Published On: Thu, May 9th, 2019

What is the maximum state pension? How can you claim as much as possible?


The state pension is given to all Britons when they reach state pension age, provided they have paid enough national insurance.

National insurance is paid like a tax, taken from your salary, or can be paid voluntarily.

How much a person gets in their state pension can vary, but there is a set maximum amount.

So, how much is the maximum state pension amount?

The full new state pension is £168.60 per week.

However, you could get more if you have additional state pension or you defer your payments.

The government website states: “The additional state pension is an extra amount of money you could get on top of your basic state pension if you’re a man born before 6 April 1951 or a woman born before 6 April 1953.”

How can delaying your state pension boost your payments?

Experts at PensionBee told Express.co.uk: “Delaying your state pension by just a few weeks could result in you receiving a higher weekly state pension amount, or even a lump-sum payment. The amount you’ll qualify for depends on when you reach state pension age.

If you reached state pension age before 6 April 2016

Your state pension will increase by around 1 per cent for every 5 weeks you defer, totalling 10.4 per cent for every full year. For 2018/19, the basic state pension is £125.95 a week or £6,549.40 a year. If you delay taking your pension for just one year your state pension will rise to £139.05 a week, or £7,230.60 a year.

If you reached state pension age before 6 April 2016 you could qualify for a lump sum payment if you defer claiming your state pension for a minimum of 12 months. That means you could take a lump sum of around £6,713 (including interest of 2 per cent above the Bank of England base rate), when you defer the basic state pension of £125.95 a week for a year.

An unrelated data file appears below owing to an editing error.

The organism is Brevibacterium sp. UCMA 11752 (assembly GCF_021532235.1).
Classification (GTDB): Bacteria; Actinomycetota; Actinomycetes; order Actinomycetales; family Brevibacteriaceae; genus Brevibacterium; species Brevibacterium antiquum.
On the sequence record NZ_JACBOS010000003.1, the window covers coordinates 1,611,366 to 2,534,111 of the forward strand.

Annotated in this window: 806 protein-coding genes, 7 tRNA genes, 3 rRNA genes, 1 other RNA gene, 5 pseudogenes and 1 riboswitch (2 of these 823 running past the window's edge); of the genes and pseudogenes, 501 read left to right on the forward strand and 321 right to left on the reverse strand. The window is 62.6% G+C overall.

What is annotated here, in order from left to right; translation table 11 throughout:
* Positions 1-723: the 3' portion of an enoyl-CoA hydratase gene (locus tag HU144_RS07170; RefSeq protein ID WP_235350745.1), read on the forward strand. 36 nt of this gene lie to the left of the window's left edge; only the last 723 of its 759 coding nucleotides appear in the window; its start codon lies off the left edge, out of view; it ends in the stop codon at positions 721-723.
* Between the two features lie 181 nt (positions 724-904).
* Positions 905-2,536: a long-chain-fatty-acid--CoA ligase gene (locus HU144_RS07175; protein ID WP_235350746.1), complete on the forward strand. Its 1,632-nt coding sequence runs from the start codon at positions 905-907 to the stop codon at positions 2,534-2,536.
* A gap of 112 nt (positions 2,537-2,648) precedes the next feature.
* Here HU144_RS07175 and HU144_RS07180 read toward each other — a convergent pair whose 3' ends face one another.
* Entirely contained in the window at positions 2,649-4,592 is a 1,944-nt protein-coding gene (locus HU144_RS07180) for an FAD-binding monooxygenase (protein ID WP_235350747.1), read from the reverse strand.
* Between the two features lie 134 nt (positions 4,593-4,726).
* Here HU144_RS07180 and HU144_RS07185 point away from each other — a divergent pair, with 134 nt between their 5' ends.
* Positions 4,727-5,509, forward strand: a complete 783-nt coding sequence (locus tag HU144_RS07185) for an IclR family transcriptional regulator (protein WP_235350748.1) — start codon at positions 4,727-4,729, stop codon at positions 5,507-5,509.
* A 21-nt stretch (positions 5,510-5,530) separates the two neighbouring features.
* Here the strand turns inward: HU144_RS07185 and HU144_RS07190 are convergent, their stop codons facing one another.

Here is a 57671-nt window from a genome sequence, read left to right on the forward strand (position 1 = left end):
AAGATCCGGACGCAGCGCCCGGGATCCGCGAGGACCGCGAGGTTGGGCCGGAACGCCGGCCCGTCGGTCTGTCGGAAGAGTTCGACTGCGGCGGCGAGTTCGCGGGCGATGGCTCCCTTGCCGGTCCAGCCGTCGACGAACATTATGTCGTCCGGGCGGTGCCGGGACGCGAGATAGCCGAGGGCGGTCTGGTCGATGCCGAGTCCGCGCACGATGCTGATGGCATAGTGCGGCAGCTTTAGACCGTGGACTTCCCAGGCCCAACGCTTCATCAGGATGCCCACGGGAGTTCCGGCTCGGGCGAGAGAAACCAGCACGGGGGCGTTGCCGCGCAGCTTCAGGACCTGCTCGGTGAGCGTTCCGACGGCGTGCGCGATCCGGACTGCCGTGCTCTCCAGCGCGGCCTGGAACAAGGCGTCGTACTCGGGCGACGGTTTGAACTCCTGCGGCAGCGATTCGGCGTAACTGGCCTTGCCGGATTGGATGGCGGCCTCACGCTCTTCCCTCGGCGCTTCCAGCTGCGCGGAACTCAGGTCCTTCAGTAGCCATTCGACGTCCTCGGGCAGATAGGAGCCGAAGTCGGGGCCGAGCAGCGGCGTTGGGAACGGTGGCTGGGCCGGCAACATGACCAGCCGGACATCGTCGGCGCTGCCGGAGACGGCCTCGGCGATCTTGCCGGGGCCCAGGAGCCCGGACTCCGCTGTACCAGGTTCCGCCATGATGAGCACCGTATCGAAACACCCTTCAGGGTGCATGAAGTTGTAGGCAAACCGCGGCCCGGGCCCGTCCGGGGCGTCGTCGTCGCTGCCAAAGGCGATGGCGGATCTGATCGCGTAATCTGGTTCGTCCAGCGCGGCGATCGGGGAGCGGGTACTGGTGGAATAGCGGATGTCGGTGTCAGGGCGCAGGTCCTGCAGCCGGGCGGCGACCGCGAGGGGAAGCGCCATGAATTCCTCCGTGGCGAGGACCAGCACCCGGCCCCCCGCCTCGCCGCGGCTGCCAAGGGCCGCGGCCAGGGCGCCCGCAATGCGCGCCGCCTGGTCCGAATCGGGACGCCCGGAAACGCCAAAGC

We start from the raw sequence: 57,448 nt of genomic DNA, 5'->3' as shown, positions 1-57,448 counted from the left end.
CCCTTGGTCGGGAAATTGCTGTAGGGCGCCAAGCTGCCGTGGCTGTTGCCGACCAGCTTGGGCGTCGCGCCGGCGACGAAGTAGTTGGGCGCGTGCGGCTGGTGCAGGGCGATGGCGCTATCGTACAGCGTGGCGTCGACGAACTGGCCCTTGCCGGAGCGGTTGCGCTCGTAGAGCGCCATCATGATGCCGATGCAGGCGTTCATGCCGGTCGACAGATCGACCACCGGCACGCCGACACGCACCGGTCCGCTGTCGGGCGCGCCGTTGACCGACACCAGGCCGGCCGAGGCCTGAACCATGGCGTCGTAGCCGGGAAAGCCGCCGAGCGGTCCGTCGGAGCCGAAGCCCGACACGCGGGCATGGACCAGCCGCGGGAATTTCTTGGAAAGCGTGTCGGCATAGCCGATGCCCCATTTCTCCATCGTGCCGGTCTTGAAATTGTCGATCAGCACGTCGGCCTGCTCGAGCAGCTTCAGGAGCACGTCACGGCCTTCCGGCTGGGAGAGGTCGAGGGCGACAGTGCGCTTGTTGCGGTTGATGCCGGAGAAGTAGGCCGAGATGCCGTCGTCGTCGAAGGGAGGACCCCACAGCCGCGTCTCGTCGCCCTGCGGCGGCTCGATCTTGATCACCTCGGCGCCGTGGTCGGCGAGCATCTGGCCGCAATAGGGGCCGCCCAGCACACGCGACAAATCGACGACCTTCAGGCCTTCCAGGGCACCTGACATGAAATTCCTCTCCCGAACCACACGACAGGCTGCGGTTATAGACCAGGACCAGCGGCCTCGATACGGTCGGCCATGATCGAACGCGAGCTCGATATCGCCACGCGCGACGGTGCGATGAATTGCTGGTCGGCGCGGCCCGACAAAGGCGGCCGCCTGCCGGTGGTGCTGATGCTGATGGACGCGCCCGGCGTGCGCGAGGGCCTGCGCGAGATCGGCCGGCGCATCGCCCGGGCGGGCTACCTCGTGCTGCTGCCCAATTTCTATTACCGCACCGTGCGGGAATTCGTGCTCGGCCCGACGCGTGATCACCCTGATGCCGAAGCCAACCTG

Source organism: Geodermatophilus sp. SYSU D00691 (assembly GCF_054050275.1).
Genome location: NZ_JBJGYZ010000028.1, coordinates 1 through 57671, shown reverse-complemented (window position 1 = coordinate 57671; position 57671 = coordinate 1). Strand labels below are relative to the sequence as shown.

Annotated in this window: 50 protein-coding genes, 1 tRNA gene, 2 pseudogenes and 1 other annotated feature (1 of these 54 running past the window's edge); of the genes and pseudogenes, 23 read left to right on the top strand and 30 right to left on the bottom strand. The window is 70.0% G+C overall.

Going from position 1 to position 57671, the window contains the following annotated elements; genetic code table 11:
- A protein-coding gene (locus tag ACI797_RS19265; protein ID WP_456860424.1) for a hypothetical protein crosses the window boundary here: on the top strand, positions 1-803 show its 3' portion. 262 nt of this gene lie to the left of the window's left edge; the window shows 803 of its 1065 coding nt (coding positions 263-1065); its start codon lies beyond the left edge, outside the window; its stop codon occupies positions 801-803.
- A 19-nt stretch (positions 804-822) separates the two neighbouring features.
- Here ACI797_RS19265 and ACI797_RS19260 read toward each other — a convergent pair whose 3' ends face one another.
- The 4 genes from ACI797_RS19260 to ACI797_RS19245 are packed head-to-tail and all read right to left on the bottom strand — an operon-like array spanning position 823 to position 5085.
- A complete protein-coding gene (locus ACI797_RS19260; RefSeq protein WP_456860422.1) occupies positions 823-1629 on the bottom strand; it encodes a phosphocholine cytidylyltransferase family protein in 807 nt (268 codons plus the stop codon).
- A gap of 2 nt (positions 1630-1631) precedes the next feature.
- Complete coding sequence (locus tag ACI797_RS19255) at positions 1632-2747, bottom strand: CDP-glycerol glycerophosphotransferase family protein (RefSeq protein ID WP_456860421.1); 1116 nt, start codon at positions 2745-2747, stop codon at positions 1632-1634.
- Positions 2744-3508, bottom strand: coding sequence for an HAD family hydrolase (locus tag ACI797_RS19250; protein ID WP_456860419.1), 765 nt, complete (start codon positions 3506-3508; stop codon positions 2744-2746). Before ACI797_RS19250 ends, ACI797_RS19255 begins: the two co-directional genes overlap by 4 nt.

If you reached state pension age after 6 April 2016

If you’ve reached state pension age relatively recently, you’ll see less of an increase as the new state pension is already higher than the basic state pension amount referenced above. Your state pension will increase by around 1 per cent for every 9 weeks you defer, totalling 5.8 per cent for every full year.

If you receive the new state pension of £164.35 a week or £8,546.20 a year in 2018/19, your pension will rise to £173.89 a week, or £9,041.88 a year when you defer taking your pension for a year.

If you receive housing benefit or pension credit, it’s worth noting that these benefits may be affected by any additional pension income. But, if you qualify for a lump-sum payment your benefits won’t be affected.

There have been claims the triple lock, which sees the state pension amount rise each year, should be scrapped. What would this mean for UK pensions?

The state pension triple lock was brought in as of 2010. It means the state pension will rise every year by a certain amount, dictated by one of three things – the rate of inflation for September of the previous year, the increase in average earnings, or 2.5 per cent.

It increases to match whichever is highest.

State pension age has risen in the UK, so how much will you get now?

The next significant date in terms of these rises is expected to be July 6 this year. 



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